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Potential plus

(12 Posts)
Tholeonagain Wed 03-Dec-14 20:08:44

5 year old Ds has been put on the g & t list for maths, he was also the first reader in his class & is generally bright, though not genius level. He is v keen on games like chess & monopoly which his friends (& younger sister!) haven't got into yet. Would anybody recommend joining the above organisation? It seems quite expensive. He is being pretty well catered for at school at the moment, I think, but of course it is early days.

var123 Thu 04-Dec-14 09:36:25

Its good if you need advice, but you don't (for now!).

Its good if you want to attend get-togethers, but they are an additional expense.

Its better for primary school age children, than pre-schoolers or pre-teens and teenagers.

So, I'd say wait until you need it and then join. Meanwhile find out if there is a local chess club?

iseenodust Thu 04-Dec-14 09:46:30

The best thing we have done for DS is encourage sports. If he doesn't play football yet get him started even if just in the back garden - it is the currency of the playground. Sport also tempers perfectionism. DS's football coach has a mantra that 'attitude outranks ability' - oh yes! We have not bothered with Potential Plus or any other organisation.

var123 Thu 04-Dec-14 10:24:00

Completely agree with the football advice. i have two boys (age 12 & 10) and it has paid dividends for us.

Tholeonagain Thu 04-Dec-14 14:20:45

ah thanks, we tried football but he hated it! I thought it was because he wasn't very good at it - which actually I thought would be quite good for him - but I didn't want to make him do it. We will try another sport.

var123 Thu 04-Dec-14 15:26:16

If its relevant, neither of my two liked football when they were 5 either. I didn't force it (partly because I am not a fan either), but both my boys came to it in their own way and in their own time. I noticed the same with the other boys at school - interest usually starts to kick in somewhere between 7 & 9. Playing now would only give him a headstart.

I've never heard football called "the currency of the playground" before but its such a good description of what football is in the second half of primary school and the first couple of years of secondary.

Being able to do really difficult maths, play chess, read complex books, have a strong interest in the world etc. etc mean absolutely nothing in social terms, but being a member of the football team, have read Diary of a Wimpy Kid and Percy Jackson and being able to speak minecraft are the keys to popularity IME.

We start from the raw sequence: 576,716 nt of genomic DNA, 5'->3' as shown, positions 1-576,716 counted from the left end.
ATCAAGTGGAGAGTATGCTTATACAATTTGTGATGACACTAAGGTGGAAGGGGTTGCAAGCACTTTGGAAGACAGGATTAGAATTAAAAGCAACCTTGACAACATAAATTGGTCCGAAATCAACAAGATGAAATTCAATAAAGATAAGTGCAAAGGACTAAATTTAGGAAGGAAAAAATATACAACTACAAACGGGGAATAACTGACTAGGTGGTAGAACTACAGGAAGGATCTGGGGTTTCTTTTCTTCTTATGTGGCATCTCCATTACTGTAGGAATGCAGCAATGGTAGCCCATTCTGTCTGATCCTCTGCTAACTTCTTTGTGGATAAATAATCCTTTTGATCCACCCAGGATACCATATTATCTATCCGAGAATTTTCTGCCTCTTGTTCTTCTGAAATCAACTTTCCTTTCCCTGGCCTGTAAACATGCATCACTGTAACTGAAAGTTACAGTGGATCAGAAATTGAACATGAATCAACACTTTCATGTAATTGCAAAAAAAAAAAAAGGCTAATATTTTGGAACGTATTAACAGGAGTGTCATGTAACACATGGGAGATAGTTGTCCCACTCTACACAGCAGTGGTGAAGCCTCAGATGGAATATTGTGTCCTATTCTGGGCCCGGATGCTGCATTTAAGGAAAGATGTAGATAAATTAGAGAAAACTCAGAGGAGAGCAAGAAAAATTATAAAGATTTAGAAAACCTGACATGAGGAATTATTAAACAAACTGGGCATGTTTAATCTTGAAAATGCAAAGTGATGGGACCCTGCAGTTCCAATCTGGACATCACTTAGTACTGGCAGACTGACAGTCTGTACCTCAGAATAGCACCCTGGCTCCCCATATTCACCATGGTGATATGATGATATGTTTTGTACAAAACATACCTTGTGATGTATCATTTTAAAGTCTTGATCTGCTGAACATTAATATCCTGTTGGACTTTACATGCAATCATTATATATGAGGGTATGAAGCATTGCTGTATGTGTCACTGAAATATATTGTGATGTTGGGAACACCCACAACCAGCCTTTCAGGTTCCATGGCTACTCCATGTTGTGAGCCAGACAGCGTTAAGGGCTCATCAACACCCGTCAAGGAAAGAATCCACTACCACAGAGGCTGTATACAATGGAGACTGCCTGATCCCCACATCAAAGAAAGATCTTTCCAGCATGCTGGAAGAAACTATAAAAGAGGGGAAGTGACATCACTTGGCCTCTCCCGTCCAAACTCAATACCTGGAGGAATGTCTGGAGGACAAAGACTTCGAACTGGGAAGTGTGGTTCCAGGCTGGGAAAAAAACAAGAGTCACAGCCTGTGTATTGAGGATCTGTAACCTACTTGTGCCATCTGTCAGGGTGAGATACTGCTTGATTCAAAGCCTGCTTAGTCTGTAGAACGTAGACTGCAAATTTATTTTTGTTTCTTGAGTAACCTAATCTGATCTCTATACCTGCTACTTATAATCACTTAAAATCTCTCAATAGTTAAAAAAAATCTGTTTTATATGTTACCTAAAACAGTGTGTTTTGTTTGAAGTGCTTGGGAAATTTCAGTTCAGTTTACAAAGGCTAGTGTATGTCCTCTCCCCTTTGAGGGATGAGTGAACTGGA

Tholeonagain Thu 04-Dec-14 19:59:40

Thanks again, I don't want him to be the geeky kid everyone picks on! But also comfortable on his own skin, so knowing that if he is into chess rather than football that is ok.. Am quite amazed by him, I never stood out that way at school!

Snapespotions Fri 05-Dec-14 01:15:15

I wouldn't bother tbh. We have membership through dd's school - or at least we did, no idea if it's still valid. I never really used it in any case!

sunnyfrostyday Fri 05-Dec-14 16:56:08

I agree - better spending your time and money on other activities.

Football is great for building friendships with peers, but general multi sports clubs are great for infants. Do they run on at your school?

I think a sport and an instrument are invaluable tbh. Tennis is another good one, piano, music groups at your local music school, etc. Fun, good for social development, learning to stick at something and how to compete etc.

simpson Sat 06-Dec-14 00:07:29

I am thinking of joining PPUK only because DD's behaviour is a "challenge" to say the least grin

Agree with others re football as DS (yr5) only got into footie at 7 and is very good at it (& chess!)

var123 Sat 06-Dec-14 12:09:41

I am not sure the advice is worthwhile.They have a good range of information sheets that you get for free as a member and you can have a phone consultation.

I joined hoping they would tell me something I don't know, or give me some new insight.

The info sheets concisely describe various issues such as giftedness, twice exceptionality, dealing with the school etc. All of it is the exact same advice people give each other on this forum.

The phone consultation takes a couple of months to arrange. Maybe I did not use it well because I came away with nothing, except maybe, a re-emphasis of Carol Dweck.

I was hoping to get something that would lead me top getting the school to help - cajole, cite the law, align interests, anything! - but I didn't get any of that. Maybe the answer is that there isn't an answer and that's what i learned??

After a year, i cancelled the membership because it wasn't value for money, especially as my kids would not have wanted to go for a weekend with other bright kids of all ages (and both sexes) who they don't know!

ouryve Wed 07-Jan-15 19:28:43

I joined for a year but didn't renew membership. I joined hoping for more insight into twice exceptionality, but just ended up reading a load of woo and bad science.

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